The United States Air Force has successfully created a tanker capable of withstanding electromagnetic pulse weapons. The KC-46A Pegasus proved impervious to an assortment of electromagnetic attacks in a recent test. This new technology will help the military defend itself against one of the fastest-growing types of weapons.
“The KC-46A tanker is protected by various hardening and shielding technologies designed into the aircraft to negate any effects on the aircraft. This successful effort retires one of the key risks on the program.”
Electromagnetic pulses are created by sending an electrical current through a large coil. This creates a brief magnetic field, which can and has been weaponized. The Pegasus was able to withstand a barrage of such attacks from its place on a special landing pad. Additionally, the Pegasus was able to resist electromagnetic pulses while airborne. Not only did the aircraft itself survive the test intact, so did the wing air-refueling pods that were tested as well.
Because of the nature of the technology, specific details on the Pegasus are not being released to the public. At this time, the military feels it is safer to keep this information under wraps. A few pieces of information have been shared, however. According to industry reports, chips built on insulating substrates such as silicon or sapphire have a better chance of withstanding electromagnetic pulses, as opposed to traditional semiconductor chip wafers.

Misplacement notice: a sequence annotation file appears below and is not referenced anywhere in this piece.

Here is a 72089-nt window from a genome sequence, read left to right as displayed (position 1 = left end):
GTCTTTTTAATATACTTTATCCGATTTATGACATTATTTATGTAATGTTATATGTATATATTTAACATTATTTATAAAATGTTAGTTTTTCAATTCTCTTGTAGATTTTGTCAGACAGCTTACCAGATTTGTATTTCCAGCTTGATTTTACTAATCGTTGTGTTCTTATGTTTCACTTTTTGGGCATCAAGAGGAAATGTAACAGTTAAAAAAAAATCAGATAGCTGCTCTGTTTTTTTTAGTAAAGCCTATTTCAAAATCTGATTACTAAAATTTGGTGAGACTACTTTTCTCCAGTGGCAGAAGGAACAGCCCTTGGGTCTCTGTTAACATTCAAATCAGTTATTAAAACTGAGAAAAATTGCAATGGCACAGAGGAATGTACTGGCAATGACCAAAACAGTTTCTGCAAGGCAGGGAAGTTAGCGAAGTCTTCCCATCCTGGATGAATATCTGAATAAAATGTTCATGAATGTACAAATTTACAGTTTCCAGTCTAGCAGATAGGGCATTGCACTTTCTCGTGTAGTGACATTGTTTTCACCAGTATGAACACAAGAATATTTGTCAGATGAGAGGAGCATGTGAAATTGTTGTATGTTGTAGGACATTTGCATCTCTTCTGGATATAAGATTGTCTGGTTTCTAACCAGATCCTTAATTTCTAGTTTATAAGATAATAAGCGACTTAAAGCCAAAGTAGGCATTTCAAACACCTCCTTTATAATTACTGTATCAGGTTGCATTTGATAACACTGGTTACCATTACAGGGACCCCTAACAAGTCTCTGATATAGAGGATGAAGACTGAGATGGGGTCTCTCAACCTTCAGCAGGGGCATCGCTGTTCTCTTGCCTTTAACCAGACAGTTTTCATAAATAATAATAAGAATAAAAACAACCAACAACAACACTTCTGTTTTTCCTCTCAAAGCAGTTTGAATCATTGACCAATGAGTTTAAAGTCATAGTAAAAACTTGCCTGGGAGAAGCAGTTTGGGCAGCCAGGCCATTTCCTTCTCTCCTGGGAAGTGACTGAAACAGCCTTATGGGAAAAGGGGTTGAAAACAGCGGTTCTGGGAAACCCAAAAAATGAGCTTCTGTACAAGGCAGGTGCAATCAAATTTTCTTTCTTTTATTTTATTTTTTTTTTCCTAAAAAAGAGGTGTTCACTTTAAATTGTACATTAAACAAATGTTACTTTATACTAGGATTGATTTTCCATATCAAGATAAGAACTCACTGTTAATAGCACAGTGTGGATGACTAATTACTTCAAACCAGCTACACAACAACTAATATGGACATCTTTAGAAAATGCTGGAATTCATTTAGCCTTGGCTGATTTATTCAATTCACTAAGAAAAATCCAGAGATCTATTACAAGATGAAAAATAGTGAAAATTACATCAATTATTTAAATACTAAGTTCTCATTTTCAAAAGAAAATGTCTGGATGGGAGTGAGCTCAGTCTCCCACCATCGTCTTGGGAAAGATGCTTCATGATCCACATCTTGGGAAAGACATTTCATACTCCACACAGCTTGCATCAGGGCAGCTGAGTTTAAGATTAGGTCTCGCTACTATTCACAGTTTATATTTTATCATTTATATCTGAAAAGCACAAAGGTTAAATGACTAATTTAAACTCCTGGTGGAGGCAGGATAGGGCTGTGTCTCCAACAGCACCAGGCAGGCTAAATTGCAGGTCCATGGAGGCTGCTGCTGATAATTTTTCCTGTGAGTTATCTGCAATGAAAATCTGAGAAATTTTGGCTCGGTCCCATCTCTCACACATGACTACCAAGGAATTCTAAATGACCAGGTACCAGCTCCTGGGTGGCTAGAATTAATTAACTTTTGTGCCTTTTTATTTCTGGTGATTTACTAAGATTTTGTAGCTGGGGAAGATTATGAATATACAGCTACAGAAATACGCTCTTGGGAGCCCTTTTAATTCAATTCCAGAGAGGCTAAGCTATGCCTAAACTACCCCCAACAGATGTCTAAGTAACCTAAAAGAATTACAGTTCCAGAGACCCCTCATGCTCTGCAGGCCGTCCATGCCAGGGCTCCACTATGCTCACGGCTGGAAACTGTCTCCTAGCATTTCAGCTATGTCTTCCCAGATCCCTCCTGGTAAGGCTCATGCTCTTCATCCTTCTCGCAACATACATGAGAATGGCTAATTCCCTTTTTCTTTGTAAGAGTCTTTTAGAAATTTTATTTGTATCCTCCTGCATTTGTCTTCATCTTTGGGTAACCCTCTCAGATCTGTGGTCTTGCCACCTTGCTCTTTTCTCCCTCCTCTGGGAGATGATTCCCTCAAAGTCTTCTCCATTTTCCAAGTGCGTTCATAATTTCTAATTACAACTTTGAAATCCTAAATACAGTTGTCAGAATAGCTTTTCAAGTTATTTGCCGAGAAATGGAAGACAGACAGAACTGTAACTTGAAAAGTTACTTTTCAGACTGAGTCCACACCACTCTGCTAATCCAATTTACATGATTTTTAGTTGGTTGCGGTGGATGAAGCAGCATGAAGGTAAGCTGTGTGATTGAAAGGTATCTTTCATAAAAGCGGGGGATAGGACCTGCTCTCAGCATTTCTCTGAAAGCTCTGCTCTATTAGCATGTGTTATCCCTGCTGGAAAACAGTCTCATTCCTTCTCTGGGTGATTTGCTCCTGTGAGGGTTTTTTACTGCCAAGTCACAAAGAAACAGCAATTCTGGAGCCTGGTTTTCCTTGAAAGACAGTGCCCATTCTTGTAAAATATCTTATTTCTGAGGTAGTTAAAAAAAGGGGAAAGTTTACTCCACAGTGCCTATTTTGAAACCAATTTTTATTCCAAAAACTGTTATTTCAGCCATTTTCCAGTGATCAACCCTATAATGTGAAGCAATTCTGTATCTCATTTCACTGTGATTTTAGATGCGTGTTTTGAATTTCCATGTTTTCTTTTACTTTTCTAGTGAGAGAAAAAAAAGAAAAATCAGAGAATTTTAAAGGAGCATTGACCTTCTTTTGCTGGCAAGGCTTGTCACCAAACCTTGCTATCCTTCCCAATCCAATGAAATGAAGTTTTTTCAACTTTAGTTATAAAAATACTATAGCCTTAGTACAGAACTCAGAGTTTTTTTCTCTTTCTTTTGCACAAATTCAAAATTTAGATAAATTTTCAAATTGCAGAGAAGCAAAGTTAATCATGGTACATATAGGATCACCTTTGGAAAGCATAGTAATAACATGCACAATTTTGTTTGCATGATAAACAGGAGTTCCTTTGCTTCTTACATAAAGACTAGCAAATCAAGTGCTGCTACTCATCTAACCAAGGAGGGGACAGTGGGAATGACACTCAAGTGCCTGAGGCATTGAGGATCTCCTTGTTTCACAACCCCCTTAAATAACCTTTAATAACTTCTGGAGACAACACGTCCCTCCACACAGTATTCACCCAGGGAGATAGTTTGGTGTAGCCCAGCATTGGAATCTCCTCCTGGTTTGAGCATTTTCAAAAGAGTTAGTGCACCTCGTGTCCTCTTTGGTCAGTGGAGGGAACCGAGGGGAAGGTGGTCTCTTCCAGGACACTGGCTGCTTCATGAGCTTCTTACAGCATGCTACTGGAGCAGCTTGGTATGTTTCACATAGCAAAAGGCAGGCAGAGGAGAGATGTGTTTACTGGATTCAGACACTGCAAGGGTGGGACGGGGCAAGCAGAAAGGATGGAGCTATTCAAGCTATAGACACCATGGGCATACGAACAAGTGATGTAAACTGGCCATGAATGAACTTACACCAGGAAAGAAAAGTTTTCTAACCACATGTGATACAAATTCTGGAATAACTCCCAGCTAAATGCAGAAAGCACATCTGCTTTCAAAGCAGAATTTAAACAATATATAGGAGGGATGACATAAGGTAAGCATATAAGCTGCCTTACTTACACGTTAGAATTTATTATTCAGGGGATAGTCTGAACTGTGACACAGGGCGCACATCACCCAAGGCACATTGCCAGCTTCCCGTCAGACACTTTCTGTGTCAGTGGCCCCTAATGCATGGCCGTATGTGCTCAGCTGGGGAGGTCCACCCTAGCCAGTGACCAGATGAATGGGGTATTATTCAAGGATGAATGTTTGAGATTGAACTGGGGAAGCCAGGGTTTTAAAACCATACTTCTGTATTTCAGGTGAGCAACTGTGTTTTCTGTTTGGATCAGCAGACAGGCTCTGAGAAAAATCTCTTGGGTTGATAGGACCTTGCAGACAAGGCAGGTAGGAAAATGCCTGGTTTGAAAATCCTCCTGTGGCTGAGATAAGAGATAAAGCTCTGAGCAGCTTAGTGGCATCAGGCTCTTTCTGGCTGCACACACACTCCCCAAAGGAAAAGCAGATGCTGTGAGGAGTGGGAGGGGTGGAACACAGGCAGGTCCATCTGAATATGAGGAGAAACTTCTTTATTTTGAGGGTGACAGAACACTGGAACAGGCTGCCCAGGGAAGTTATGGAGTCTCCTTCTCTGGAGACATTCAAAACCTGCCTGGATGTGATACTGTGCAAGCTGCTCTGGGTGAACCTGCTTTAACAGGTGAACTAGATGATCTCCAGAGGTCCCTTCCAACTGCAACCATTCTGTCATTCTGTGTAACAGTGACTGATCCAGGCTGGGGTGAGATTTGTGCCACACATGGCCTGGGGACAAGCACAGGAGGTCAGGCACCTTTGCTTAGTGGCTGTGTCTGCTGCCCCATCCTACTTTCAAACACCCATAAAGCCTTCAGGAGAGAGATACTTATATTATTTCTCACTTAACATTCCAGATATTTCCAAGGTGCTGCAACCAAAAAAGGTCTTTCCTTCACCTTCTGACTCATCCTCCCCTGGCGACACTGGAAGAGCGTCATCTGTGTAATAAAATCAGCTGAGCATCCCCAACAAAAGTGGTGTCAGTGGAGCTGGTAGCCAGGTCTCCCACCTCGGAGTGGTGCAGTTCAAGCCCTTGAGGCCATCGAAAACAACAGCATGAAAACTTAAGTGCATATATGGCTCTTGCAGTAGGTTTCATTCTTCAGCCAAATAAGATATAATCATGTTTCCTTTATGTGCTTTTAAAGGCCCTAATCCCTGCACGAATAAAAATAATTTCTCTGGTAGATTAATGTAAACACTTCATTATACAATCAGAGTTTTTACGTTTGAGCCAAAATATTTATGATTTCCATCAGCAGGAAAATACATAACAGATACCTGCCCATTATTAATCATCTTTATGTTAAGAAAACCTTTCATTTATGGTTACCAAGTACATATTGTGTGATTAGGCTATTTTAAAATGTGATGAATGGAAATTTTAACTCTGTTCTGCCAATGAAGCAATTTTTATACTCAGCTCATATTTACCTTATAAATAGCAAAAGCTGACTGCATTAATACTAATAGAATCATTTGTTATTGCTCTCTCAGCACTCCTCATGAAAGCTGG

The computational systems used in the Pegasus are markedly different as well. They rely on magneto-resistive random access memory (MRAM) to withstand an electromagnetic attack. MRAM has the added bonus of strengthening the technology against a variety of cyber attacks.
In this new age of rapidly expanding military technology, aircraft must be capable of defending itself from a variety of attacks. Not only must it be able to defend itself against traditional missiles, now it must successfully fend of electromagnetic pulse attacks. The Pegasus, in an assortment of tests, has proven that it is an aircraft that can effectively do both. But before it takes to the sky, it has to pass more flight tests, as well as receive certification from the Federal Aviation Administration. However, Boeing is confident that these hurdles will be overcome sooner rather than later.